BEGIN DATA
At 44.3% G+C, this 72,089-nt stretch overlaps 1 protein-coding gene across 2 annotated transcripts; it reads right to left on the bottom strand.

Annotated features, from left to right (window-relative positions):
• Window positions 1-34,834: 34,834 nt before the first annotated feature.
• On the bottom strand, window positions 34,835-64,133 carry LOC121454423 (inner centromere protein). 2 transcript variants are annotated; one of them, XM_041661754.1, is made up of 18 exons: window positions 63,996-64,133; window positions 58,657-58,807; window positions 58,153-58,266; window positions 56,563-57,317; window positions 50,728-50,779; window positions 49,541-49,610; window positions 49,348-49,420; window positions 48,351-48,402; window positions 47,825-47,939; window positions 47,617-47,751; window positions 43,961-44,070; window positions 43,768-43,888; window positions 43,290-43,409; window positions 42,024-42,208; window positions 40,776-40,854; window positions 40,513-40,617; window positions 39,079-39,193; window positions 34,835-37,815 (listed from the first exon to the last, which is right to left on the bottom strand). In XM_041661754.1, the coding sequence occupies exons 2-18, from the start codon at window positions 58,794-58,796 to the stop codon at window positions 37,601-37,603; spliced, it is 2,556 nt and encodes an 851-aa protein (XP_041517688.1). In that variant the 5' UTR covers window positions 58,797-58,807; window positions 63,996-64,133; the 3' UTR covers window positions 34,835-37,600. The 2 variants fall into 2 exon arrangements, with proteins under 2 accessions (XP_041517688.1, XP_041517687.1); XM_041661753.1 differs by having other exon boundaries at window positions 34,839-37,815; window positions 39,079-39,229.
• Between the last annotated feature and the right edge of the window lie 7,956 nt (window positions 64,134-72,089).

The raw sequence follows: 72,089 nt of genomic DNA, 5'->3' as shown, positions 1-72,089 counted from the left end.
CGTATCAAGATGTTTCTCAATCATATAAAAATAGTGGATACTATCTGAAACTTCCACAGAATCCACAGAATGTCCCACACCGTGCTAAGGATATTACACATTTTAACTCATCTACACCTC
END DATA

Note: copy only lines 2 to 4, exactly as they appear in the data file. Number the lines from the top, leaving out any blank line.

Annotated features, from left to right (window-relative positions):
• Window positions 1-34,834: 34,834 nt before the first annotated feature.
• On the bottom strand, window positions 34,835-64,133 carry LOC121454423 (inner centromere protein). 2 transcript variants are annotated; one of them, XM_041661754.1, is made up of 18 exons: window positions 63,996-64,133; window positions 58,657-58,807; window positions 58,153-58,266; window positions 56,563-57,317; window positions 50,728-50,779; window positions 49,541-49,610; window positions 49,348-49,420; window positions 48,351-48,402; window positions 47,825-47,939; window positions 47,617-47,751; window positions 43,961-44,070; window positions 43,768-43,888; window positions 43,290-43,409; window positions 42,024-42,208; window positions 40,776-40,854; window positions 40,513-40,617; window positions 39,079-39,193; window positions 34,835-37,815 (listed from the first exon to the last, which is right to left on the bottom strand). In XM_041661754.1, the coding sequence occupies exons 2-18, from the start codon at window positions 58,794-58,796 to the stop codon at window positions 37,601-37,603; spliced, it is 2,556 nt and encodes an 851-aa protein (XP_041517688.1). In that variant the 5' UTR covers window positions 58,797-58,807; window positions 63,996-64,133; the 3' UTR covers window positions 34,835-37,600. The 2 variants fall into 2 exon arrangements, with proteins under 2 accessions (XP_041517688.1, XP_041517687.1); XM_041661753.1 differs by having other exon boundaries at window positions 34,839-37,815; window positions 39,079-39,229.